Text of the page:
Weblogs and learning

I was staying away from discussion about weblogs in education for a longer time. Partly because I had other things to do and partly because I wanted to refocus my thoughts (thus getting outside the loop was good).

I found that a some articles have quoted the »Weblogs and discourse« (new URL!) paper. One is »Blogging as pedagogic practice: artefact and ecology.« by Marcus O’Donnell (probably written in May 2005). He referenced an article by Tamsin Haggis called »Constructing Images of Ourselves?« (British Educational Research Journal, Vol. 29, No. 1, 2003).

O’Donnell writes:

Just as importantly the ongoing use of blogging as a reflective form of metalearning would also foreground broader issues of academic literacy. As Haggis notes many of the underlying assumptions about the “good student” which underlie current popular theories of education make unrealistic assumptions about their pre-existing skills and general academic literacy.

And continues to quote Haggis:

What often seems to remain unacknowledged is that the attitudes and values which characterise the model’s description of the ideal learner have in fact taken academics themselves many years to learn. It is unlikely that even the most well-educated post-school student arrives in university with the strategies that enable them to learn in [such a developed way]. (2002:98)

Unfortunatly I could not find an online version of Tamsin Haggis’ original document, but I found a disputation of her article by Delia Marshall and Jennifer Case published in the same Journal in April 2005) [PDF here, 100KByte].

In relation to blogging the positions remind me to rethink the difference between “surface learning” and “deep learning” (see here for info). Does the mere activity of blogging ultimately turn into a “deeper” learning process just because of the authorship weblogging usually requires?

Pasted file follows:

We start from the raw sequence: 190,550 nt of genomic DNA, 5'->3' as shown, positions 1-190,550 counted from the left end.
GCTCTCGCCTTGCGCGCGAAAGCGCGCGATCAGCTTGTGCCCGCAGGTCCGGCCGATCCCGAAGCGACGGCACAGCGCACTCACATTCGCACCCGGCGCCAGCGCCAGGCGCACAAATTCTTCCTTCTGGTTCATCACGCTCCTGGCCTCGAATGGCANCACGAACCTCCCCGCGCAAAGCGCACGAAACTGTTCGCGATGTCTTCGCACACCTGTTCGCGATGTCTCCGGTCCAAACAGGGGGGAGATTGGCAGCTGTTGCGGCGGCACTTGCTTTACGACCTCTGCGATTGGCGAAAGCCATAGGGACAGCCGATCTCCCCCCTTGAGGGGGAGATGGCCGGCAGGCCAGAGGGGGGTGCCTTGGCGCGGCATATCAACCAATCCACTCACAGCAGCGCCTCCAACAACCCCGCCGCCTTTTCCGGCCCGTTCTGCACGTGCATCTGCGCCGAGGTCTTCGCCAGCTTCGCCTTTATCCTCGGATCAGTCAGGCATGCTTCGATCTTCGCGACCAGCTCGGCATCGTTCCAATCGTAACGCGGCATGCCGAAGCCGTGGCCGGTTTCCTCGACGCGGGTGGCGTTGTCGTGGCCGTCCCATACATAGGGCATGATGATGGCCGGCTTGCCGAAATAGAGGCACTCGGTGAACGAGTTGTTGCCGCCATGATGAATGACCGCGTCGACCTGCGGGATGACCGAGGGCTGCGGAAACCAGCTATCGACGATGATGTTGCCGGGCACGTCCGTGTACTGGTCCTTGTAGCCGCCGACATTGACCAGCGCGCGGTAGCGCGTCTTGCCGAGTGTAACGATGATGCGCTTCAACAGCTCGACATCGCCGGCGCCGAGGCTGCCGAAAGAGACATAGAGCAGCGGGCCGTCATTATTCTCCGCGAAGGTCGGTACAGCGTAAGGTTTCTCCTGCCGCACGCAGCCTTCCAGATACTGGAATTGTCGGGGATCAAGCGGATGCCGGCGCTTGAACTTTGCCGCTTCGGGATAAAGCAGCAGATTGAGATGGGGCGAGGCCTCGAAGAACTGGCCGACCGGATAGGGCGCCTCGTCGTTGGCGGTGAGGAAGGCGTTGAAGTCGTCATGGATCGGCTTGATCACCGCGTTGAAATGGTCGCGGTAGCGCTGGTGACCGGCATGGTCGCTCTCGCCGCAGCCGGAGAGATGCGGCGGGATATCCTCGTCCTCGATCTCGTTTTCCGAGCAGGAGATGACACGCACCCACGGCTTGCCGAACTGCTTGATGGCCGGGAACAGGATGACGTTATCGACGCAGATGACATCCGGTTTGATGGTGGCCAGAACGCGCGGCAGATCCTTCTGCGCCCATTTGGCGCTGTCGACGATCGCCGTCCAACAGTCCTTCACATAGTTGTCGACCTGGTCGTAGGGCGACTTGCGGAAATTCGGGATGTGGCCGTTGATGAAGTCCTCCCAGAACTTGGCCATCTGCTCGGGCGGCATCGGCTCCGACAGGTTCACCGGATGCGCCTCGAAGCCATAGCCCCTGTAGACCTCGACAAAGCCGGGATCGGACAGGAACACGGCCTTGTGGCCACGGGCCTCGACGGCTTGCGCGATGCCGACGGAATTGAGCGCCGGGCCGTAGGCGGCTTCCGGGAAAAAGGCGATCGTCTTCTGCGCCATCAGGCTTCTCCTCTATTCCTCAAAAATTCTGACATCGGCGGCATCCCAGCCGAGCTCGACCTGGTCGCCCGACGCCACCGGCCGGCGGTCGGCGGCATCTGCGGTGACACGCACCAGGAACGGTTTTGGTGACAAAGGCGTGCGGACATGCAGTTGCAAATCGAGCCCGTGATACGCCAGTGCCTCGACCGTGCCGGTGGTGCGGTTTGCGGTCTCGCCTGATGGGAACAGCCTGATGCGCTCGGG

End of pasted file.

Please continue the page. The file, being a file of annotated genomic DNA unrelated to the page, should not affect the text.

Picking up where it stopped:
I think it is really a question of what kind of “author” a blogger is able to turn into. Many blog posts are by far not “authored” beyond selecting some other blog post and republish that in a new context (e.g. a local learning group or seminar). The blog post as such does not require an intellectual investment (e.g. if you just want to keep some item found online, like this post here). Students blogging like this are more defining their social role within the group as being an active and reliable partner for the research work ahead.

But if you are actually writing a blog entry as a result if a thinking process, with the effort of prioritizing thoughts and communicating ideas, then this this is “intellectual work out”, that will help to get into a “deep learning” mode. The role of the educator is to highlight the benefits of thoughtfully crafted blog posts and to foster interaction and discourse among learners. Thus, his task is to shape a motivating context and to help with “detecting nonsense” so to say.

Students will have a beginner’s phase where they feel the quality their writing falls blow the quality of their thinking. No one learned to swim without getting wet.






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